1 facsimile reproduction, 6 diagrams, numerous tables, glossary
Text language(s): German
Hitherto, studies on pre-colonial economical relations between Europe and West Africa have mainly focussed on its most spectacular part, the exportation of slaves, while other aspects have been neglected. Only seldom has the question of those goods that came to West Africa in exchange for slaves been raised. Thus, by disregarding the reciprocity of the economic relations, the West African interest in the exchange of goods has been neglected. Half of the European goods shipped to Africa were textiles, thus forming the most important group of goods on this side of the transatlantic trade.
The present monograph gives an account of what sorts of textiles were sold at the various points on the West African coast and how supply and demand changed from 16th century to the end of 18th century. The successive commercial activities of the Portuguese, Dutch and English in West Africa are contrasted, and taking the textile trade as an example more general aspects of the European trade with Africa are illustrated.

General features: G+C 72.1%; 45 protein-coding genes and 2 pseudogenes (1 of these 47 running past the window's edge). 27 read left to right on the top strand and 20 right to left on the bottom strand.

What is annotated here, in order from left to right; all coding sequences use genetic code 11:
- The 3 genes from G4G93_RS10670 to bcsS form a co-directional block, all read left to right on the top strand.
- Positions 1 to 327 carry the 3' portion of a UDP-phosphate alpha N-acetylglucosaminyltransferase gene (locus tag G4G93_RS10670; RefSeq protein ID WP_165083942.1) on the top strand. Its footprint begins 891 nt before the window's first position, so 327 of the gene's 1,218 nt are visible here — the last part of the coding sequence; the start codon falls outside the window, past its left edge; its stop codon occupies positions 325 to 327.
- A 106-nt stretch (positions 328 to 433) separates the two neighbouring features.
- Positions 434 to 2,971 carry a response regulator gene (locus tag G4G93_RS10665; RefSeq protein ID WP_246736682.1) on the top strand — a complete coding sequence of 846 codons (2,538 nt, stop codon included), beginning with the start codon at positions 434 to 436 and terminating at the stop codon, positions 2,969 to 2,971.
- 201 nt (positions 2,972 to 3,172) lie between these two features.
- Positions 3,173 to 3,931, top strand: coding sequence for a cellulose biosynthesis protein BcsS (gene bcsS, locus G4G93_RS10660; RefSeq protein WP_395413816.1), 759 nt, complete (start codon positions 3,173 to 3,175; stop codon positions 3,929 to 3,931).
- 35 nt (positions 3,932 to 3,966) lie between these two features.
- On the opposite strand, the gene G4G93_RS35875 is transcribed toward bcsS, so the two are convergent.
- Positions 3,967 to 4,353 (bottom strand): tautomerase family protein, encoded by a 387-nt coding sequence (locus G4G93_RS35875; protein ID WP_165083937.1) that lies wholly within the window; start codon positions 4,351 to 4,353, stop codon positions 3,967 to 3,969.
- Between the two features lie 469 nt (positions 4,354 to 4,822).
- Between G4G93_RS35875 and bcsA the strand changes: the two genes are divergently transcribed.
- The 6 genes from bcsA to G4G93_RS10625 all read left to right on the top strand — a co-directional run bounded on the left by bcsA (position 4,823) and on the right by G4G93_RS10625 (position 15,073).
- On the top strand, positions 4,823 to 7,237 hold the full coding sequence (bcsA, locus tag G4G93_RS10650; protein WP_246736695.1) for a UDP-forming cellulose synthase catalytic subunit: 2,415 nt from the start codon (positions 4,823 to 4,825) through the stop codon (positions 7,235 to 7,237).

This account is incorporated in a comparative study of the economic situation of both Europe and West Africa before and after the slave trade. Thus, the (pre-colonial) textile industries of Africa and Europe are contrasted, the last of which is viewed in light of the development of the European global trade in early modern times.
Finally, these interchanging relations are discussed under the aspects of their incorporation in the world trade and the results for the respective region. A detailed glossary giving the names and descriptions of European, African and Indian textiles is attached to the study.
Andrea Reikat, after publishing her PhD dissertation, finished her habilitation thesis at Goethe University, Frankfurt/Main, in 2003. Her publications focus on transatlantic slave trade, traditional political systems and history of Burkina Faso. At the moment she works for the German Society for International Collaboration (GIZ).